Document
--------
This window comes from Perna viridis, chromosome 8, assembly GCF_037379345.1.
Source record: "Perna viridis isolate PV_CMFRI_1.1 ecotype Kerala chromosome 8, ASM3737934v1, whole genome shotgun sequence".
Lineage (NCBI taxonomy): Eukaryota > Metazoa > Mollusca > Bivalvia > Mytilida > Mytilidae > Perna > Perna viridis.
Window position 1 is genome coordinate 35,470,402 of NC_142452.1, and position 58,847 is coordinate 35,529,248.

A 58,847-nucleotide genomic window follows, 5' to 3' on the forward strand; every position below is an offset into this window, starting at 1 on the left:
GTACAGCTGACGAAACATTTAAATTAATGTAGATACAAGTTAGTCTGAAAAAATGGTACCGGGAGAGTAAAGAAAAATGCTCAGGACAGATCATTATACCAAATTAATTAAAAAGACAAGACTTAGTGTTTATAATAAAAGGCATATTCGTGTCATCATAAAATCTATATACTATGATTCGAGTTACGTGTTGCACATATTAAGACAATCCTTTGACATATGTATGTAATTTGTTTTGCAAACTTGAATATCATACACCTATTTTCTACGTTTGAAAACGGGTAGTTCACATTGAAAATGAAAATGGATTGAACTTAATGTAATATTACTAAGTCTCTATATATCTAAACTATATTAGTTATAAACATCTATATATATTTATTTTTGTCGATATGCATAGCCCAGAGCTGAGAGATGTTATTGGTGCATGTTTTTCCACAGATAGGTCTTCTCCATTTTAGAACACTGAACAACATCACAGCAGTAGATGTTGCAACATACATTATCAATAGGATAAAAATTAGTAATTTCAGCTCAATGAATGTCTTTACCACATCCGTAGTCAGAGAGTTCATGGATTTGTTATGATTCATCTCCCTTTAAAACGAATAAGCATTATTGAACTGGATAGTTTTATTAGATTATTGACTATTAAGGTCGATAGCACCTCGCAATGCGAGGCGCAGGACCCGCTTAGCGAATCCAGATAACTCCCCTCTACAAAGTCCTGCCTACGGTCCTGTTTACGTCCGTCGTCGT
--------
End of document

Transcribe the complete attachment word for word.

This window comes from Perna viridis, chromosome 8, assembly GCF_037379345.1.
Source record: "Perna viridis isolate PV_CMFRI_1.1 ecotype Kerala chromosome 8, ASM3737934v1, whole genome shotgun sequence".
Lineage (NCBI taxonomy): Eukaryota > Metazoa > Mollusca > Bivalvia > Mytilida > Mytilidae > Perna > Perna viridis.
Window position 1 is genome coordinate 35,470,402 of NC_142452.1, and position 58,847 is coordinate 35,529,248.

A 58,847-nucleotide genomic window follows, 5' to 3' on the forward strand; every position below is an offset into this window, starting at 1 on the left:
GTACAGCTGACGAAACATTTAAATTAATGTAGATACAAGTTAGTCTGAAAAAATGGTACCGGGAGAGTAAAGAAAAATGCTCAGGACAGATCATTATACCAAATTAATTAAAAAGACAAGACTTAGTGTTTATAATAAAAGGCATATTCGTGTCATCATAAAATCTATATACTATGATTCGAGTTACGTGTTGCACATATTAAGACAATCCTTTGACATATGTATGTAATTTGTTTTGCAAACTTGAATATCATACACCTATTTTCTACGTTTGAAAACGGGTAGTTCACATTGAAAATGAAAATGGATTGAACTTAATGTAATATTACTAAGTCTCTATATATCTAAACTATATTAGTTATAAACATCTATATATATTTATTTTTGTCGATATGCATAGCCCAGAGCTGAGAGATGTTATTGGTGCATGTTTTTCCACAGATAGGTCTTCTCCATTTTAGAACACTGAACAACATCACAGCAGTAGATGTTGCAACATACATTATCAATAGGATAAAAATTAGTAATTTCAGCTCAATGAATGTCTTTACCACATCCGTAGTCAGAGAGTTCATGGATTTGTTATGATTCATCTCCCTTTAAAACGAATAAGCATTATTGAACTGGATAGTTTTATTAGATTATTGACTATTAAGGTCGATAGCACCTCGCAATGCGAGGCGCAGGACCCGCTTAGCGAATCCAGATAACTCCCCTCTACAAAGTCCTGCCTACGGTCCTGTTTACGTCCGTCGTCGT